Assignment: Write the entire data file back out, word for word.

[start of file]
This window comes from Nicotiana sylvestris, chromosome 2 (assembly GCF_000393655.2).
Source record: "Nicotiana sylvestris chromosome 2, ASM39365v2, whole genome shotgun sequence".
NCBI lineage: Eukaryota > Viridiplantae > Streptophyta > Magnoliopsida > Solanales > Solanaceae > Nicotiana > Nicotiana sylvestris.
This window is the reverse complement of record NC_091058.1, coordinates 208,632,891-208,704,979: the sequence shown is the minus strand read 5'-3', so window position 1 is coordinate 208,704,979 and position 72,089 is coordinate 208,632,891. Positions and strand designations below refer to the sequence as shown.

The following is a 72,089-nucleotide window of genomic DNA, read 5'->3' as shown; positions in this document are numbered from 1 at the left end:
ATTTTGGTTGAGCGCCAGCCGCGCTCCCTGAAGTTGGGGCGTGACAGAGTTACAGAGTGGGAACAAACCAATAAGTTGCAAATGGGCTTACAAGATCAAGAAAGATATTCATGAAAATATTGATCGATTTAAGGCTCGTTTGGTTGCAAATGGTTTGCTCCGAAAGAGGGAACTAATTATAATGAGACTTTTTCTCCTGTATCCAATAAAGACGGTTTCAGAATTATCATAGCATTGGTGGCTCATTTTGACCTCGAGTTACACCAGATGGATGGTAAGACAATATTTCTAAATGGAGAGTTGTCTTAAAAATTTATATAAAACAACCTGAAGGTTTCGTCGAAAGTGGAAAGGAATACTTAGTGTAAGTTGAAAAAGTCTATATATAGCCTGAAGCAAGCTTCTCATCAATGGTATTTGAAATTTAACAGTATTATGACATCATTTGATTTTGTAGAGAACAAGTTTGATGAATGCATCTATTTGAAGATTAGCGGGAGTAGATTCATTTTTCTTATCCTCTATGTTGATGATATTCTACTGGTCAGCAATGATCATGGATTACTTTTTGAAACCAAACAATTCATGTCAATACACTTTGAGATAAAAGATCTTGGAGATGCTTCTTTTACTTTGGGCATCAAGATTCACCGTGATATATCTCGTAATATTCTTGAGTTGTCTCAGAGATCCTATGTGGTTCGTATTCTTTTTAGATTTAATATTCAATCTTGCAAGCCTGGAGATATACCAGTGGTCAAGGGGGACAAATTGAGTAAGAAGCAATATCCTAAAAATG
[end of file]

This window comes from Nicotiana sylvestris, chromosome 2 (assembly GCF_000393655.2).
Source record: "Nicotiana sylvestris chromosome 2, ASM39365v2, whole genome shotgun sequence".
NCBI lineage: Eukaryota > Viridiplantae > Streptophyta > Magnoliopsida > Solanales > Solanaceae > Nicotiana > Nicotiana sylvestris.
This window is the reverse complement of record NC_091058.1, coordinates 208,632,891-208,704,979: the sequence shown is the minus strand read 5'-3', so window position 1 is coordinate 208,704,979 and position 72,089 is coordinate 208,632,891. Positions and strand designations below refer to the sequence as shown.

The following is a 72,089-nucleotide window of genomic DNA, read 5'->3' as shown; positions in this document are numbered from 1 at the left end:
ATTTTGGTTGAGCGCCAGCCGCGCTCCCTGAAGTTGGGGCGTGACAGAGTTACAGAGTGGGAACAAACCAATAAGTTGCAAATGGGCTTACAAGATCAAGAAAGATATTCATGAAAATATTGATCGATTTAAGGCTCGTTTGGTTGCAAATGGTTTGCTCCGAAAGAGGGAACTAATTATAATGAGACTTTTTCTCCTGTATCCAATAAAGACGGTTTCAGAATTATCATAGCATTGGTGGCTCATTTTGACCTCGAGTTACACCAGATGGATGGTAAGACAATATTTCTAAATGGAGAGTTGTCTTAAAAATTTATATAAAACAACCTGAAGGTTTCGTCGAAAGTGGAAAGGAATACTTAGTGTAAGTTGAAAAAGTCTATATATAGCCTGAAGCAAGCTTCTCATCAATGGTATTTGAAATTTAACAGTATTATGACATCATTTGATTTTGTAGAGAACAAGTTTGATGAATGCATCTATTTGAAGATTAGCGGGAGTAGATTCATTTTTCTTATCCTCTATGTTGATGATATTCTACTGGTCAGCAATGATCATGGATTACTTTTTGAAACCAAACAATTCATGTCAATACACTTTGAGATAAAAGATCTTGGAGATGCTTCTTTTACTTTGGGCATCAAGATTCACCGTGATATATCTCGTAATATTCTTGAGTTGTCTCAGAGATCCTATGTGGTTCGTATTCTTTTTAGATTTAATATTCAATCTTGCAAGCCTGGAGATATACCAGTGGTCAAGGGGGACAAATTGAGTAAGAAGCAATATCCTAAAAATG